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University of Iowa News Release

April 21, 2005

Marvin Named Second Stanley International Programs-Obermann Fellow

Roberta M. Marvin, director of University of Iowa International Programs Office of Research and Development and an associate professor in international studies, has been named the second recipient of the Stanley International Programs-Obermann Center Research Fellowship.

These semester-long awards are given to select Obermann Center Scholars whose research focuses on international issues. In addition to receiving an award of $3,000 for travel and research support, fellows present their research at a public lecture and reception to be co-hosted by International Programs and the Obermann Center. Marvin's will be scheduled in the fall with the tentative title, "Music, Political Propaganda, and National Identity: Verdi's Inno delle nazioni, a 'Weapon of Art'."

Marvin's fellowship research focuses on Giuseppe Verdi's Inno delle nazioni (Hymn of the Nations), a cantata written on commission by London in 1862. In a scandalous decision, the work was rejected by those who commissioned it. Inno delle nazioni was performed only a few times and disappeared until famed orchestral conductor Arturo Toscanini used the piece in 1943 and 1944 as political propaganda, in a tribute to the people of Italy.

During her fellowship, Marvin plans to explore the history of the work and its revival, as a "weapon of art" used by Toscanini and the U.S. government. She plans to produce the first critical edition of the complete score. Marvin will also combine knowledge of politics and music to demonstrate greater socio-political issues.

"The study's contribution to the humanities and to international scholarship lies in what it promises to reveal about the role of music as political propaganda and as a tool for defining nation," said Marvin.

Marvin's Verdi scholarship is extensive, including two forthcoming books, "Verdi the Student - Verdi the Teacher" and "Verdi and the Victorians: The Voice of Italian Opera in Nineteenth-Century London."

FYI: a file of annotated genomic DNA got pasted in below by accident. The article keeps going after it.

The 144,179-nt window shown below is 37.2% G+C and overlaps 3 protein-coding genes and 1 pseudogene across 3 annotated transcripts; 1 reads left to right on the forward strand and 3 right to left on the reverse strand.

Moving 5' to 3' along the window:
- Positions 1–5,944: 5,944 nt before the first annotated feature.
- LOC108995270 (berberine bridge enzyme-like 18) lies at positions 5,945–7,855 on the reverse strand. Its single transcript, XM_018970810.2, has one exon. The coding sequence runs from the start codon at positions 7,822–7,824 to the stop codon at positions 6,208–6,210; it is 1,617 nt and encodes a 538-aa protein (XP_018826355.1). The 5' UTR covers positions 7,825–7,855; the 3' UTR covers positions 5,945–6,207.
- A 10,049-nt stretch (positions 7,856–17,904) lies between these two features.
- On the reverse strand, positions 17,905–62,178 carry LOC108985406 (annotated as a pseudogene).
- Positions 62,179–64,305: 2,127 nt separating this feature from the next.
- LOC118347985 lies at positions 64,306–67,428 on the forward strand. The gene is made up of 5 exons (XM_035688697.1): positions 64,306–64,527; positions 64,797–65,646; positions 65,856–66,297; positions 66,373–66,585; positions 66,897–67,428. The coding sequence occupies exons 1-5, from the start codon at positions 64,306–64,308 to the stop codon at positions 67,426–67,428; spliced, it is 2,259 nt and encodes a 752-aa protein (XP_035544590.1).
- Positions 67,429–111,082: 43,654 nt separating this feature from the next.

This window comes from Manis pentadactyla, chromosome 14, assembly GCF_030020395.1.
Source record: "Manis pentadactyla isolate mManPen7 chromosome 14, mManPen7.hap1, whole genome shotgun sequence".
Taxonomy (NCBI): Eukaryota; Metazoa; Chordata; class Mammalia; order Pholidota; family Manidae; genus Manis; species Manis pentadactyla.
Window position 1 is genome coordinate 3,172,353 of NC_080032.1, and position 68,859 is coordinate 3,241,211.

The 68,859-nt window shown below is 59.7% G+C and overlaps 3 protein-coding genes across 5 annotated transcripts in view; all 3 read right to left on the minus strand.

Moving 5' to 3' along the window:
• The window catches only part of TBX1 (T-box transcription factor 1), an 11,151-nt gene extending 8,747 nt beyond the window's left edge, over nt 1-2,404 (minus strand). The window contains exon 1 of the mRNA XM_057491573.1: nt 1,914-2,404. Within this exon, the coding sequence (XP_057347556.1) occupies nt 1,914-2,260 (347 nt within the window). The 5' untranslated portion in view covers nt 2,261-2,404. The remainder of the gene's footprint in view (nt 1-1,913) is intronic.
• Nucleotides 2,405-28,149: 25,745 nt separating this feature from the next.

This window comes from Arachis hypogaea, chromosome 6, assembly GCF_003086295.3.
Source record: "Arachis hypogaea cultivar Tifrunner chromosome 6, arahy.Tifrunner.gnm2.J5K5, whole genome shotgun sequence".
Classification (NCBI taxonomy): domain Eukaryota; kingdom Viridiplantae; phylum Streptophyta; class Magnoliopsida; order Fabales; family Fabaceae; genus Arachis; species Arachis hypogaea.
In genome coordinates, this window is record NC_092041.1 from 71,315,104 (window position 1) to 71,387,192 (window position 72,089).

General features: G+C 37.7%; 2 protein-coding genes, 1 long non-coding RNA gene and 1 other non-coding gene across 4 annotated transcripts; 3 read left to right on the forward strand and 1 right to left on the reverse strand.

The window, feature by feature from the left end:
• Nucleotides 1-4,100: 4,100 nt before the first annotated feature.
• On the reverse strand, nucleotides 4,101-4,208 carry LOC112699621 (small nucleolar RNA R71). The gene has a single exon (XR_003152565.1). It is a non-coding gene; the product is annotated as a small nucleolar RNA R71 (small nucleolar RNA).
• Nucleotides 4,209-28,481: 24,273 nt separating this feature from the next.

These fellowships are supported by the Stanley-UI Foundation Support Organization, International Programs and the Obermann Center for Advanced Studies. Marvin has also received a National Endowment for the Humanities Fellowship for University Teachers to support this project.

"I am grateful for the opportunity to collaborate with International Programs to advance important international scholarship such as Dr. Marvin's," said Jay Semel, UI Obermann Center director.

The first recipient of this fellowship was Michael Chibnik, UI professor and chair of anthropology.

UI International Programs consists of a number of offices, centers, degree programs, academic programs, research projects and services. Organized under the associate provost for academic programs and dean for International Programs, these units serve to further internationalize the campus and community and promote global scholarship, research and teaching.

The Obermann Center for Advanced Studies is dedicated to scholarship and intellectual exchange. Some Obermann Scholars work independently, stimulated by uninterrupted blocks of time and by informal conversation. Others work in close collaboration. Obermann Scholars have published numerous scholarly books and articles and have been awarded many external research grants and fellowships for projects begun at the center.

For more information on this award, contact Jenna Burns at 319-335-0368 or jenna-burns@uiowa.edu.

STORY SOURCE: University of Iowa News Services, 300 Plaza Centre One, Suite 371, Iowa City, Iowa 52242-2500.

CONTACTS: Media: Lois Gray, 319-335-2026, lois-gray@uiowa.edu; Program: Jenna Burns, 319-335-0368, jenna-burns@uiowa.edu; Writer: Diana Brace